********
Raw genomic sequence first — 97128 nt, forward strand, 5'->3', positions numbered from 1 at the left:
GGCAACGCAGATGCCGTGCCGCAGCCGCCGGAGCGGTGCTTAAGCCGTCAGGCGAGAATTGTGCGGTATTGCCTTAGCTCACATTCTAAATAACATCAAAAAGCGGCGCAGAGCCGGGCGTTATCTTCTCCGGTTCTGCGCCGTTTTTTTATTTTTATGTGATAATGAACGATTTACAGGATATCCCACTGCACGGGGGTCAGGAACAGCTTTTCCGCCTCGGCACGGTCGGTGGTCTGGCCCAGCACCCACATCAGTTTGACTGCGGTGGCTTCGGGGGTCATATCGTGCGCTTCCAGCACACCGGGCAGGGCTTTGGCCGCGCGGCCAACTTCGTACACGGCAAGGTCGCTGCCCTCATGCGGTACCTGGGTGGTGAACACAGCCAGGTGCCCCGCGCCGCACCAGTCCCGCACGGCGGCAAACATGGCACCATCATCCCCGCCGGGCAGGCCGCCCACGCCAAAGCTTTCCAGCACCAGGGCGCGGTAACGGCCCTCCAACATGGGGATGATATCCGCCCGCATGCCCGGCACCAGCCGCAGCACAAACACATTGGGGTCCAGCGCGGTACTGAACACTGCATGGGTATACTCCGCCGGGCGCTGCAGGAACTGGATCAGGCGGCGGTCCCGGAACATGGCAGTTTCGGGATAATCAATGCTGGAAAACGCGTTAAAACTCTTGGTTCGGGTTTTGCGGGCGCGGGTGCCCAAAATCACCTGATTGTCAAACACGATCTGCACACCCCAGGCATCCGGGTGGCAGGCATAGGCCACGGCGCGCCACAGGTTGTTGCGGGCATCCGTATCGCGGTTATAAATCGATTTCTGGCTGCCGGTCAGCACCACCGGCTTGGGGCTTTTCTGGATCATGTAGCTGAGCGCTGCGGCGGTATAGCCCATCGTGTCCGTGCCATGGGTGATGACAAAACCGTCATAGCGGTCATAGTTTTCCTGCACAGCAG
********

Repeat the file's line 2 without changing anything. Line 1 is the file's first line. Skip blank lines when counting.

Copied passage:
GGCAACGCAGATGCCGTGCCGCAGCCGCCGGAGCGGTGCTTAAGCCGTCAGGCGAGAATTGTGCGGTATTGCCTTAGCTCACATTCTAAATAACATCAAAAAGCGGCGCAGAGCCGGGCGTTATCTTCTCCGGTTCTGCGCCGTTTTTTTATTTTTATGTGATAATGAACGATTTACAGGATATCCCACTGCACGGGGGTCAGGAACAGCTTTTCCGCCTCGGCACGGTCGGTGGTCTGGCCCAGCACCCACATCAGTTTGACTGCGGTGGCTTCGGGGGTCATATCGTGCGCTTCCAGCACACCGGGCAGGGCTTTGGCCGCGCGGCCAACTTCGTACACGGCAAGGTCGCTGCCCTCATGCGGTACCTGGGTGGTGAACACAGCCAGGTGCCCCGCGCCGCACCAGTCCCGCACGGCGGCAAACATGGCACCATCATCCCCGCCGGGCAGGCCGCCCACGCCAAAGCTTTCCAGCACCAGGGCGCGGTAACGGCCCTCCAACATGGGGATGATATCCGCCCGCATGCCCGGCACCAGCCGCAGCACAAACACATTGGGGTCCAGCGCGGTACTGAACACTGCATGGGTATACTCCGCCGGGCGCTGCAGGAACTGGATCAGGCGGCGGTCCCGGAACATGGCAGTTTCGGGATAATCAATGCTGGAAAACGCGTTAAAACTCTTGGTTCGGGTTTTGCGGGCGCGGGTGCCCAAAATCACCTGATTGTCAAACACGATCTGCACACCCCAGGCATCCGGGTGGCAGGCATAGGCCACGGCGCGCCACAGGTTGTTGCGGGCATCCGTATCGCGGTTATAAATCGATTTCTGGCTGCCGGTCAGCACCACCGGCTTGGGGCTTTTCTGGATCATGTAGCTGAGCGCTGCGGCGGTATAGCCCATCGTGTCCGTGCCATGGGTGATGACAAAACCGTCATAGCGGTCATAGTTTTCCTGCACAGCAG